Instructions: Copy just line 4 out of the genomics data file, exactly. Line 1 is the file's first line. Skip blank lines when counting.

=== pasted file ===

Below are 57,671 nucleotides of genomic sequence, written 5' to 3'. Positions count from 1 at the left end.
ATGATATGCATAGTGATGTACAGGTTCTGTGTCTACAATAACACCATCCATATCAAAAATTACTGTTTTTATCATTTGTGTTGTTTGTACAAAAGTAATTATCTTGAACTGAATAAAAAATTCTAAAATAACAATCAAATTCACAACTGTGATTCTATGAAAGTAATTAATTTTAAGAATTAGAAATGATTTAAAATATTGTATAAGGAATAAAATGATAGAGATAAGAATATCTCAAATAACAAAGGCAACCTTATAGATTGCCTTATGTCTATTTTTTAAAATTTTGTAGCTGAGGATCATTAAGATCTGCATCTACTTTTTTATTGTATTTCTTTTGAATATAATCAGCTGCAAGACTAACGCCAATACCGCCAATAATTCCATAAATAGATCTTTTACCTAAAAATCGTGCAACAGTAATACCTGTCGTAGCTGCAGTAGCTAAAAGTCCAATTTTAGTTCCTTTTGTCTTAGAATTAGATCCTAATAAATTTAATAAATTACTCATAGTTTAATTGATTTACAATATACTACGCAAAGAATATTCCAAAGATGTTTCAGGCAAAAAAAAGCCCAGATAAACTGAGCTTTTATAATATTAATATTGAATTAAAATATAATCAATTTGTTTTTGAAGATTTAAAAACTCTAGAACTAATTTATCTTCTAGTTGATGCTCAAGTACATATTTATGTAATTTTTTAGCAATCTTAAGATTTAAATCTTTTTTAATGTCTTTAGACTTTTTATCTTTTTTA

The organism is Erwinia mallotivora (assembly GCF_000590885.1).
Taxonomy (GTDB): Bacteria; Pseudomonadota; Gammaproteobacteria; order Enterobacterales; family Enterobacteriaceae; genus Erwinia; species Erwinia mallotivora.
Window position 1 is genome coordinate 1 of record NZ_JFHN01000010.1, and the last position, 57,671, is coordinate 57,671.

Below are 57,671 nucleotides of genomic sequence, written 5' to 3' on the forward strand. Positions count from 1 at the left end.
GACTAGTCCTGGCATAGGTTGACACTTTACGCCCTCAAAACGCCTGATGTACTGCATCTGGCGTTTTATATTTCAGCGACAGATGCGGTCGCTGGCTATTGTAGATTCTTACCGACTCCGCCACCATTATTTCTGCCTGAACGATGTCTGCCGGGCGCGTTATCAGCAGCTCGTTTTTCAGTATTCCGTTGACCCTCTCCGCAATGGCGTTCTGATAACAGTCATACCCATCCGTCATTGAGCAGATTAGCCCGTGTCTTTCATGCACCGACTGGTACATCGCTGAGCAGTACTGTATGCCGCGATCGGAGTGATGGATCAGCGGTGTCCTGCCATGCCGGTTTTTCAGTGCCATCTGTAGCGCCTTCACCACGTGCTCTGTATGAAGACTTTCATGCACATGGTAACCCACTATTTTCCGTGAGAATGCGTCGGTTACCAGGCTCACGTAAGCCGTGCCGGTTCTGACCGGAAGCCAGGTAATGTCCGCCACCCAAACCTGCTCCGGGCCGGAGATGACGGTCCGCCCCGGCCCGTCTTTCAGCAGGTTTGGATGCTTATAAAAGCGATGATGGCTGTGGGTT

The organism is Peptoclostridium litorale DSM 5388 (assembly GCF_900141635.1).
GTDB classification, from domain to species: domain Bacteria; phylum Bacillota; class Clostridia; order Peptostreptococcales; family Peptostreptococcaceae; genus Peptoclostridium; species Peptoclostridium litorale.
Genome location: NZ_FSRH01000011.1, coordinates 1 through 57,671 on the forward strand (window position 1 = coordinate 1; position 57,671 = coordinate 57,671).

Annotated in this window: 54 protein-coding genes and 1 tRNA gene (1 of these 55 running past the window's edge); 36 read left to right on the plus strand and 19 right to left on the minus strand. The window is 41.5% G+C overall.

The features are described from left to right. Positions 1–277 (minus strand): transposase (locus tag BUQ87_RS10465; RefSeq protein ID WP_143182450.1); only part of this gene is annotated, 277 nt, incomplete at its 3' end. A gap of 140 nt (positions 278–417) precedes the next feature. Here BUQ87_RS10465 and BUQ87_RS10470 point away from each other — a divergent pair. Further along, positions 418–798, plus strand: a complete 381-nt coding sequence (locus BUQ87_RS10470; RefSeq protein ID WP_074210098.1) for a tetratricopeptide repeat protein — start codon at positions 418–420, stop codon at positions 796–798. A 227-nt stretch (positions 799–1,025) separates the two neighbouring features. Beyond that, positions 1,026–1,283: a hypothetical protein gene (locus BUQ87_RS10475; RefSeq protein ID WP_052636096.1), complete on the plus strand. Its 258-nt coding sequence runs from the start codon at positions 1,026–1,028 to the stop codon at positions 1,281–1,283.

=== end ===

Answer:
Taxonomy (GTDB): Bacteria; Pseudomonadota; Gammaproteobacteria; order Enterobacterales; family Enterobacteriaceae; genus Erwinia; species Erwinia mallotivora.